In a delightful article here yesterday, German paleontologist Günter Bechly documents the many absurdities that result when the Darwinian teaching on universal common ancestry runs up against a consideration of the field of biogeography.
His examples include ratite birds, freshwater snails, trapdoor snails, worm-lizards, iguanas and boine snakes, and more.
Apart from individual career setbacks, why does it matter?
It matters because at 52 million years ago, North America was completely separated from Africa by thousands of kilometers, with no land bridges in sight. See here for an idea of how the world is thought to have looked at this time.
Presumably they will just conclude that birds can get around due to their ability to fly great distances, and thus they can avoid another embarrassing appeal to monkeys and other animals “rafting” across the open Atlantic Ocean to solve this problem. But it’s still a further failed biogeographical prediction for neo-Darwinism.More.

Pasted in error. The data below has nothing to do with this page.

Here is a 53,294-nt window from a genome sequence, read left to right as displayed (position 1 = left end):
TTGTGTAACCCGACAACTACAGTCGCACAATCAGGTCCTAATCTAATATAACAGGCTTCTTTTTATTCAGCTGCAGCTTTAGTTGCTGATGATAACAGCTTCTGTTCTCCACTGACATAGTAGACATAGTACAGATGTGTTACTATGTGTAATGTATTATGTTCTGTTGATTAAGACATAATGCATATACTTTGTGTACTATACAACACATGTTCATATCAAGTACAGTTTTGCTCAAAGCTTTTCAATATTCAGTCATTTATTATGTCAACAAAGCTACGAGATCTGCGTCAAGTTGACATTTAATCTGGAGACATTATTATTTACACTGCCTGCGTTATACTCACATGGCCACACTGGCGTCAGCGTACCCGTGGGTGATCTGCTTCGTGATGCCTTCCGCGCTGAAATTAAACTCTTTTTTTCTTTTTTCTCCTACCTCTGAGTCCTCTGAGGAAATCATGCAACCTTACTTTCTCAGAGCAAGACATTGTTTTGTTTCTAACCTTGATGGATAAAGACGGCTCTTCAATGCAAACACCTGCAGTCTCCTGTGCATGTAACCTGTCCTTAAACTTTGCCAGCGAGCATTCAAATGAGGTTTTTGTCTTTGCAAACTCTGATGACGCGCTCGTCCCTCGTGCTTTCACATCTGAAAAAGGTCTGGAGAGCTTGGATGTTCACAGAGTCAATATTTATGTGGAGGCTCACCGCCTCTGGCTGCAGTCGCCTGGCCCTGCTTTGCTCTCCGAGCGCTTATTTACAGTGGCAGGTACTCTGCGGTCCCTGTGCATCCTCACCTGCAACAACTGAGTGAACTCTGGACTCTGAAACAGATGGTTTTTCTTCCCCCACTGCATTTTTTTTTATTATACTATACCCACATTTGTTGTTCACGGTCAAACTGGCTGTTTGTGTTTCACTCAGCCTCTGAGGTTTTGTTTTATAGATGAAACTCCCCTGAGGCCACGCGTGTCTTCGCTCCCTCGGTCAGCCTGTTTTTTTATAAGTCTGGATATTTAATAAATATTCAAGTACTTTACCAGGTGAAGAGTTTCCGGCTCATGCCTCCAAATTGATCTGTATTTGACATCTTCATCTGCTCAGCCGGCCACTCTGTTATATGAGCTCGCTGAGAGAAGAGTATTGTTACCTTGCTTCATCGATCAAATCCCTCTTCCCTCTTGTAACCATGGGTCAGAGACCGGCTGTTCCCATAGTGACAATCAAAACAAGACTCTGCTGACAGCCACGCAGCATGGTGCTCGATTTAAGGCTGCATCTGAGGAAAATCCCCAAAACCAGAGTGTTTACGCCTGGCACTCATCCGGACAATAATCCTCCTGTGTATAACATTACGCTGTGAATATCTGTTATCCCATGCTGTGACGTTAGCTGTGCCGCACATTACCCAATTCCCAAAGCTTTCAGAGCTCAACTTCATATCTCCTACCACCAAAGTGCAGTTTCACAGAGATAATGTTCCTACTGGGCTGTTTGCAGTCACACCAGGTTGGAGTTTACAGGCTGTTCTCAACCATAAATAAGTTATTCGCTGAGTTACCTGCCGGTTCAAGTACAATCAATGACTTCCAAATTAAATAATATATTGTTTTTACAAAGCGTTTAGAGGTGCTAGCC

In other words, the larger reason it matters is that neo-Darwinism (Darwinism) is constructed so as to be insulated from failed predictions and disproven assumptions. That’s a classic in science gone bad.
Here’s another recent example. We were told that migrating birds have weak immune system not the stronger ones that might be predicted. See: Darwinian just-so story: Some migratory birds do better with weak immune systems. The study authors’ premise is that whatever state the immune system is in must confer a survival advantage. But why? If, as many paleontologists believe, most species that have ever existed are now extinct, there is no reason in principle to think that any particular state of affairs is especially fit. Let alone come up with elaborate reasons as to why it is. Most extinctions we are told, do not happen all at once. It may take 50 thousand years for a species to either die out or stop doing what it is currently doing. But the possibility that a state of the life form is not particularly fit is opaque to Darwinian thinking. That likely accounts for many of the Just-So stories.
See also: Shaking the bird family tree: African-type bird fossil from 52 mya found in North America. In this case, what the fossil record tells us poses a problem for biogeography (the distribution of life forms worldwide over time). At 52 million years ago, North America was thousands of kilometres from Africa. Did the birds migrate? Could they?
Darwinian just-so story: Some migratory birds do better with weak immune systems.
Sexual trappings (dimorphism) may increase the likelihood of extinction, not survival (peacocks)